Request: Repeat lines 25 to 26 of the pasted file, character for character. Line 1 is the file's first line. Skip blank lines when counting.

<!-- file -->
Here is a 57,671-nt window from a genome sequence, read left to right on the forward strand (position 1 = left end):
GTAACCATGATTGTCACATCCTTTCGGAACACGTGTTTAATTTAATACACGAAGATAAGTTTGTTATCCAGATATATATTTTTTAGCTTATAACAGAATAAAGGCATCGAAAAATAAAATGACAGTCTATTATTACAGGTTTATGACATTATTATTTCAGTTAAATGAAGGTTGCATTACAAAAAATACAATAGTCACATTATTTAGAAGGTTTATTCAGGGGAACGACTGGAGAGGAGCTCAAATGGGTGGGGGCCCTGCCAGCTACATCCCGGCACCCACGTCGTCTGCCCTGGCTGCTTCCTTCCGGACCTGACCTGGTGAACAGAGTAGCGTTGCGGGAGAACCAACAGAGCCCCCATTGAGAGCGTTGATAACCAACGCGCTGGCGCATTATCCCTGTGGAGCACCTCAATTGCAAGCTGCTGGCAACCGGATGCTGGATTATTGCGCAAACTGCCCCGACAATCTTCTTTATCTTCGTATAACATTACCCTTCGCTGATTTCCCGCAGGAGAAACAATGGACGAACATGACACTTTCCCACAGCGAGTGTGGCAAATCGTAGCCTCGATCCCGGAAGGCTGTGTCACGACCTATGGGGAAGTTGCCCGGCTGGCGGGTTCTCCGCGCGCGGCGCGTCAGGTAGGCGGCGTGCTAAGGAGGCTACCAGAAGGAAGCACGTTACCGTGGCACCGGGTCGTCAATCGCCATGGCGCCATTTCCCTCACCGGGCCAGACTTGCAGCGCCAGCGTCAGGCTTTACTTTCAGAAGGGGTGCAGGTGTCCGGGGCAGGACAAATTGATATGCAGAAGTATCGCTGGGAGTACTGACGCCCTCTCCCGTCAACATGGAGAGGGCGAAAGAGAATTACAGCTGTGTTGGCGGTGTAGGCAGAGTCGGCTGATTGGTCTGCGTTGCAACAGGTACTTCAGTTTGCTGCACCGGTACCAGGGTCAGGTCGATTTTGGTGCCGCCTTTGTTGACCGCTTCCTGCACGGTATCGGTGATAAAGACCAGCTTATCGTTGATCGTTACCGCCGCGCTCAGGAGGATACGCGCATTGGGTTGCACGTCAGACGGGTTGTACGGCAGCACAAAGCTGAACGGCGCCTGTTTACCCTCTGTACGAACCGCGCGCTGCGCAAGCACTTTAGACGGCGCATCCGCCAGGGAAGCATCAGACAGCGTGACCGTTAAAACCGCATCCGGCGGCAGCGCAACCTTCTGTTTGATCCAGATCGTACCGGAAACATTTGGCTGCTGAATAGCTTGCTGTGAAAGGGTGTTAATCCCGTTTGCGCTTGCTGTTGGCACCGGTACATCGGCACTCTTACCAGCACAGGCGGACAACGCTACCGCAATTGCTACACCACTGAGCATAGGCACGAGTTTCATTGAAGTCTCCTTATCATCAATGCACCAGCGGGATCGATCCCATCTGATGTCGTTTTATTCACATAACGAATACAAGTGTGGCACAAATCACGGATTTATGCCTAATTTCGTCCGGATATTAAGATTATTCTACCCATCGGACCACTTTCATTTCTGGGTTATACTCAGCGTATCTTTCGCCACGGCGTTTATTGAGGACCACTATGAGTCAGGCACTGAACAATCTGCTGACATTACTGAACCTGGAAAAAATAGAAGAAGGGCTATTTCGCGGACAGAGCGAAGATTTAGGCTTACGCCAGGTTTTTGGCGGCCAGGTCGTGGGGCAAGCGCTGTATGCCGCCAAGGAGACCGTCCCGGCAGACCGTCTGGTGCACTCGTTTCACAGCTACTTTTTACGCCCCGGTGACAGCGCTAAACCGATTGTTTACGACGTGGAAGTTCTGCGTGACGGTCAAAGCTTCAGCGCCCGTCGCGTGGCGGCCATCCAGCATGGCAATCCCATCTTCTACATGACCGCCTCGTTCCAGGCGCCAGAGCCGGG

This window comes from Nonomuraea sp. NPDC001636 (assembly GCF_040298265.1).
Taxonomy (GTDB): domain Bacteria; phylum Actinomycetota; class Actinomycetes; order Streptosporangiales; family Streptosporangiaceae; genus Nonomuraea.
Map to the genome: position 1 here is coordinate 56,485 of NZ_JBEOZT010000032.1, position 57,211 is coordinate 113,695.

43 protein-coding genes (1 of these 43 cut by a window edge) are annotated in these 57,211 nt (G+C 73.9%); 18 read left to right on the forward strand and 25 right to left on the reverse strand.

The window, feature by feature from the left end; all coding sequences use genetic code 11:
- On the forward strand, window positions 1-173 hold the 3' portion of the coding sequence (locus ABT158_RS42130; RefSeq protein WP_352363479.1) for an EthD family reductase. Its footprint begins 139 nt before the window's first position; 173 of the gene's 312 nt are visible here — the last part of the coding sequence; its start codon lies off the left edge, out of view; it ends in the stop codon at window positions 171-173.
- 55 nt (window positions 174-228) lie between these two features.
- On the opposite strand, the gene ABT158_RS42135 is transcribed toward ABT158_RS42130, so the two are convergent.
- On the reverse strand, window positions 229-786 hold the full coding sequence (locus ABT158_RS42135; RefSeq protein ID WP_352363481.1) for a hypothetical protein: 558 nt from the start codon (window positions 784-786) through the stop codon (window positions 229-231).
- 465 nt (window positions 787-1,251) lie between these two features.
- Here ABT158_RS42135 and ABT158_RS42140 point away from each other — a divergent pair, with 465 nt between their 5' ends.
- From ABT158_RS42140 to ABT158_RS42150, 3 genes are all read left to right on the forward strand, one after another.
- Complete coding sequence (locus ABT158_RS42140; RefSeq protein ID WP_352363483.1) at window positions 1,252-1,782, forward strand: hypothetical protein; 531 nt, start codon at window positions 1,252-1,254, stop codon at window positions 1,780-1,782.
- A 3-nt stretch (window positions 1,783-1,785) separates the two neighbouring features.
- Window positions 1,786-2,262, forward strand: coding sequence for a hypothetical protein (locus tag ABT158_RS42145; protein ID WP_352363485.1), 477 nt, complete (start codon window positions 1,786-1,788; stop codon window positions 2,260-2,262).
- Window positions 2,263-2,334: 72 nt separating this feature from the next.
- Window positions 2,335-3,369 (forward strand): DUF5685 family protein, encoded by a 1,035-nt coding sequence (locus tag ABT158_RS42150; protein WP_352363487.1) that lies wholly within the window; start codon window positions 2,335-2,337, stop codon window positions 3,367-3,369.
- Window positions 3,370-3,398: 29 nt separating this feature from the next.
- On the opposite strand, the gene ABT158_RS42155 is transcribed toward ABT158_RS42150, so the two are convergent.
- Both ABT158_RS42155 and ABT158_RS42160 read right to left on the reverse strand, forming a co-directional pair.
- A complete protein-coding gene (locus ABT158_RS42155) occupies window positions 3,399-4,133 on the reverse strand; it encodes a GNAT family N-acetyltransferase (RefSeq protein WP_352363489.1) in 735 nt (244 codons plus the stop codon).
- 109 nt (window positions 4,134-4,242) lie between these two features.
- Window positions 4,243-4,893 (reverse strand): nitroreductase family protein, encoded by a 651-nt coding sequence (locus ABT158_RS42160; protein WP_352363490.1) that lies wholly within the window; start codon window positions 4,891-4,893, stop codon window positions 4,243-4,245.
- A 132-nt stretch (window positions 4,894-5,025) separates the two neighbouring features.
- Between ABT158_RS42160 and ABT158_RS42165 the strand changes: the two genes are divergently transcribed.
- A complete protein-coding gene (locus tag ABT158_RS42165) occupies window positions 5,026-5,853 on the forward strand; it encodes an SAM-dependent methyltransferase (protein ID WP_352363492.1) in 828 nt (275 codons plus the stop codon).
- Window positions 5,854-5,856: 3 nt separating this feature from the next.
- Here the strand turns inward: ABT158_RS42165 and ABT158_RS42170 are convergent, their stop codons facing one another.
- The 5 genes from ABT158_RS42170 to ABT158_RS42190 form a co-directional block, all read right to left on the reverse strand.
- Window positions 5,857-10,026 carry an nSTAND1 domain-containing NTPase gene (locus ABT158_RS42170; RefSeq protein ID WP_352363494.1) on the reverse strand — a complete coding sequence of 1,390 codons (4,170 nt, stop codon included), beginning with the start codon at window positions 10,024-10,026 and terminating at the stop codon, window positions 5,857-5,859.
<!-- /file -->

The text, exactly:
- Window positions 4,243-4,893 (reverse strand): nitroreductase family protein, encoded by a 651-nt coding sequence (locus ABT158_RS42160; protein WP_352363490.1) that lies wholly within the window; start codon window positions 4,891-4,893, stop codon window positions 4,243-4,245.
- A 132-nt stretch (window positions 4,894-5,025) separates the two neighbouring features.